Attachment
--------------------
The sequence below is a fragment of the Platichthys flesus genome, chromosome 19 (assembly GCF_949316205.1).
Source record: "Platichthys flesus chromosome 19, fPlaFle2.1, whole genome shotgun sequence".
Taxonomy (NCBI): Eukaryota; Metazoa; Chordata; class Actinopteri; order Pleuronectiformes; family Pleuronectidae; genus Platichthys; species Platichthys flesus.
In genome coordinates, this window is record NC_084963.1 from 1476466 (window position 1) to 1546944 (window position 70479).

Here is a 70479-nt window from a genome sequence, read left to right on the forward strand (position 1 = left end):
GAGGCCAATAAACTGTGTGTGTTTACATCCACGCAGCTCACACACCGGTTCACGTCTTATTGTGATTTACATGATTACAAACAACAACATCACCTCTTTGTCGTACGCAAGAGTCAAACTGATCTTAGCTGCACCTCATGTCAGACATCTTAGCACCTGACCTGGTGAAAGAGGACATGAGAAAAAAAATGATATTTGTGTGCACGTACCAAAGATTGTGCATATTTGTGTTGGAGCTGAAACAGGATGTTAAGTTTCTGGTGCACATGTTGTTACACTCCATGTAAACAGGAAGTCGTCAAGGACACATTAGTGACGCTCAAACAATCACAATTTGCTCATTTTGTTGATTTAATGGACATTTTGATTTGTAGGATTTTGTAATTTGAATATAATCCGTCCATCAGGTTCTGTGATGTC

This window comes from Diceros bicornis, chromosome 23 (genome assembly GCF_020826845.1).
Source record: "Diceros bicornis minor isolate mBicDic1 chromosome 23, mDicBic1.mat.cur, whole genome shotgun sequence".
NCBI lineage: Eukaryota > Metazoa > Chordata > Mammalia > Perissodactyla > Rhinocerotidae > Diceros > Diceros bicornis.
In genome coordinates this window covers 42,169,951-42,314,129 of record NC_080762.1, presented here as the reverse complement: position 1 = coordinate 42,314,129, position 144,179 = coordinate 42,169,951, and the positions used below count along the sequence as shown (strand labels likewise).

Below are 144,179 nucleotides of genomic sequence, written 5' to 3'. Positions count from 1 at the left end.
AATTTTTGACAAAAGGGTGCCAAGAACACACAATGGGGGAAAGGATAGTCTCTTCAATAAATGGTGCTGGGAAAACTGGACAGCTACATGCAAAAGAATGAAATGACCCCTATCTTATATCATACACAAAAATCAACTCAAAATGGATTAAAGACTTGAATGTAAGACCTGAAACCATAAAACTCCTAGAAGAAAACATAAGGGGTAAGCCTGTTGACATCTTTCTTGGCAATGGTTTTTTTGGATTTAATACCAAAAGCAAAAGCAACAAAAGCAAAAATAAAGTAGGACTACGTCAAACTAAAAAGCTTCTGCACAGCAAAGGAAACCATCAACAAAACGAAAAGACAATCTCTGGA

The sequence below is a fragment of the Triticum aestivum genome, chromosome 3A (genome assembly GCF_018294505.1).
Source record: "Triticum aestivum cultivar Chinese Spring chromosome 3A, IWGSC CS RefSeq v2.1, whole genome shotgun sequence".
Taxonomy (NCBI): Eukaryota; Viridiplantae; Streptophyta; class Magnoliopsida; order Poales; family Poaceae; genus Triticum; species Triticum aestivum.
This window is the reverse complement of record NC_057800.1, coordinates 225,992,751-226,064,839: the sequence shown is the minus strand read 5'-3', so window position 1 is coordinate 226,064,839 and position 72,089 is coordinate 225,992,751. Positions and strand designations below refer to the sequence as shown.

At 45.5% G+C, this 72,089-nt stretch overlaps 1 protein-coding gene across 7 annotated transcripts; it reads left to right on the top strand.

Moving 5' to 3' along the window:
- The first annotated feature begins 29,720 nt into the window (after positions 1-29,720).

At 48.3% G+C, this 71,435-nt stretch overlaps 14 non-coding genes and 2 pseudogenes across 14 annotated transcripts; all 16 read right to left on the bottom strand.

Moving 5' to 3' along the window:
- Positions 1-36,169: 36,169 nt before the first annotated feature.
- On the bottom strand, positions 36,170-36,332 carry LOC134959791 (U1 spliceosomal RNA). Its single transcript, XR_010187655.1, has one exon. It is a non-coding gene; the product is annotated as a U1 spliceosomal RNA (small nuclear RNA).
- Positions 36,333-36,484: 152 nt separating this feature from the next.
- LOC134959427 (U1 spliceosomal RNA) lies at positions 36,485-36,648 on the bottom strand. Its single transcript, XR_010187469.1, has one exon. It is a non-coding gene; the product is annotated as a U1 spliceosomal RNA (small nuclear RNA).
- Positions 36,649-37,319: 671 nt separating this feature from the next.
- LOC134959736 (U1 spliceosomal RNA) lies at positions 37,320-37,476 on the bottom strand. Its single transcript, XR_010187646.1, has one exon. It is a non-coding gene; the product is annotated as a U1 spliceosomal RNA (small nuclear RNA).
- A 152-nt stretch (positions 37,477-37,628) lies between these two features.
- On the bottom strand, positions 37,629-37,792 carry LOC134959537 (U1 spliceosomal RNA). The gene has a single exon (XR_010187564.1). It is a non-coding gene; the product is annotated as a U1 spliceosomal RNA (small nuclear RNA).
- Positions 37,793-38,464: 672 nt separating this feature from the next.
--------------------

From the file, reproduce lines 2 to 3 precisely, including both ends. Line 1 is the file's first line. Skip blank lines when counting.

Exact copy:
Source record: "Platichthys flesus chromosome 19, fPlaFle2.1, whole genome shotgun sequence".
Taxonomy (NCBI): Eukaryota; Metazoa; Chordata; class Actinopteri; order Pleuronectiformes; family Pleuronectidae; genus Platichthys; species Platichthys flesus.